2. Archaeological evidence indicates that during the Paleolithic era, hunting-foraging bands of humans gradually migrated from their origin in East Africa to Eurasia, Australia, and the Americas, adapting their technology and cultures to new climate regions.
KEY CONCEPT 1.2: THE NEOLITHIC REVOLUTION & EARLY AGRICULTURAL SOCIETIES
In response to warming climates at the end of the last Ice Age, from about 10,000 years ago, some groups adapted to the environment in new ways, while others remained hunter-foragers. Settled agriculture appeared in several different parts of the world. The switch to agriculture created a more reliable, but not necessarily more diversified, food supply. Agriculturalists also had a massive impact on the environment through intensive cultivation of selected plants to the exclusion of others, through the construction of irrigation systems, and through the use of domesticated animals for food and for labor. Populations increased; family groups gave way to village life and, later, to urban life with all its complexity. Patriarchy and forced labor systems developed, giving elite men concentrated power over most of the other people in their societies. Pastoralism emerged in arts of Africa and Eurasia. Pastoral peoples domesticated animals and led their herds around grazing ranges. Like agriculturalists, pastoralists tended to be more socially stratified than hunter-foragers. Because pastoralists were mobile, they rarely accumulated large amounts of material possessions, which would have been a hindrance when they changed grazing areas. The pastoralists’ mobility allowed them to become an important conduit for technological change as they interacted with settled populations.
1. Beginning about 10,000 years ago, the Neolithic Revolution led to the development of new and more complex economic and social systems.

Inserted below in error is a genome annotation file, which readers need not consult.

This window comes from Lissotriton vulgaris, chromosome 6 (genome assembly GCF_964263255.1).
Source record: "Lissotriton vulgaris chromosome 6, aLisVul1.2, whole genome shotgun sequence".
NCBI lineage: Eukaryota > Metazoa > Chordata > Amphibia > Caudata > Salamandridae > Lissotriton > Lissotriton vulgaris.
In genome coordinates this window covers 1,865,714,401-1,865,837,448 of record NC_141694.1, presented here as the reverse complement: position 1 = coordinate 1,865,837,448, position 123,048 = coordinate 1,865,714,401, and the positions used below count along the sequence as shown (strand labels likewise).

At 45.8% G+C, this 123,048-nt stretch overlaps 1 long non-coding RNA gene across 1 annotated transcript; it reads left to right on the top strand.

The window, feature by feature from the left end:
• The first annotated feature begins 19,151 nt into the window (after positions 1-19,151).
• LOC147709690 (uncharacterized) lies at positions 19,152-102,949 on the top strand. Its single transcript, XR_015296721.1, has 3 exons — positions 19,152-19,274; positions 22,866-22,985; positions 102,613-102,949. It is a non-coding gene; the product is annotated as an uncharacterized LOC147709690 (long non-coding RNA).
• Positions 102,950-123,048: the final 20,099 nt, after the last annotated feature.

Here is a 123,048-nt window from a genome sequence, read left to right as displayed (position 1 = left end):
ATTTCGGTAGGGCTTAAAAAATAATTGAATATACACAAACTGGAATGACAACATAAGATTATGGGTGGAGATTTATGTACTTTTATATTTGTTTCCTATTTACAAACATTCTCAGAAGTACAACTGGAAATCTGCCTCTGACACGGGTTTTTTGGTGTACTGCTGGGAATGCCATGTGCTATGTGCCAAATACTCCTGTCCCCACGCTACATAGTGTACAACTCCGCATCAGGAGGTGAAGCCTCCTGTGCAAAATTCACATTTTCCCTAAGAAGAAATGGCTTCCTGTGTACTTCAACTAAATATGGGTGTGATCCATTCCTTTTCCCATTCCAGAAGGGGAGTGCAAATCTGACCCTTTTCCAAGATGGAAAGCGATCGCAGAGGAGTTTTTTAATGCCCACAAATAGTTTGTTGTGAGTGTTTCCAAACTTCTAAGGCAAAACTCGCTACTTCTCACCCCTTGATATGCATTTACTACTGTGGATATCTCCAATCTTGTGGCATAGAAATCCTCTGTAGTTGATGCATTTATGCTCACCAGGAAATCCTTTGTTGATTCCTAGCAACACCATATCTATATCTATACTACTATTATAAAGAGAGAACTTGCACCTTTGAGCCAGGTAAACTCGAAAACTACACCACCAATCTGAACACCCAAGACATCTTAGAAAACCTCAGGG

- Possibly as a response to climatic change, permanent agricultural villages emerged first in the lands of the eastern Mediterranean. Agriculture emerged at different times in Mesopotamia, the Nile River Valley and Sub-Saharan Africa, the Indus River Valley, the Yellow River or Huang He Valley, Papua New Guinea, Mesoamerica, and the Ande.
2. Agriculture and pastoralism began to transform human societies.
KEY CONCEPT 1.3: THE DEVELOPMENT & INTERACTIONS OF EARLY AGRICULTURAL, PASTORAL, & URBAN SOCIETIES
From about 5,000 years ago, urban societies developed, laying the foundations for the first civilizations. The term civilization is normally used to designate large societies with cities and powerful states. While there were many differences between civilizations, they also shared important features. They all produced agricultural surpluses that permitted significant specialization of labor. All civilizations contained cities and generated complex institutions, such as political bureaucracies, armies, and religious hierarchies. They also featured clearly stratified social hierarchies and organized long-distance trading relationships. Economic exchanges intensified within and between civilizations, as well as with nomadic pastoralists. As populations grew, competition for surplus resources, especially food, led to greater social stratification, specialization of labor, increased trade, more complex systems of government and religion, and the development of record keeping. As civilizations expanded, they had to balance their need for more resources with environmental constraints such as the danger of undermining soil fertility. Finally, the accumulation of wealth in settled communities spurred warfare between communities and/or with pastoralists; this violence drove the development of new technologies of war and urban defense.
1. Core and foundational civilizations developed in a variety of geographical and environmental settings where agriculture flourished.
2. The first states emerged within core civilizations.
3. Culture played a significant role in unifying states through laws, language, literature, religion, myths, and monumental art.
HUMANS LEFT AFRICA AND BEGAN USING TOOLS & FIRE.
NEOLITHIC REVOLUTION (FARMING) AROUND THE RIVER VALLEYS GAVE WAY TO CIVILIZATION.
CIVILIZATION BROUGHT STRATIFICATION & SPECIALIZATION,
CIVILIZATION BROUGHT MASSIVE ARCHITECTURE AND WRITING.
TWO EARLY RELIGIONS BEGIN IN THIS ERA (HINDUISM/JUDAISM)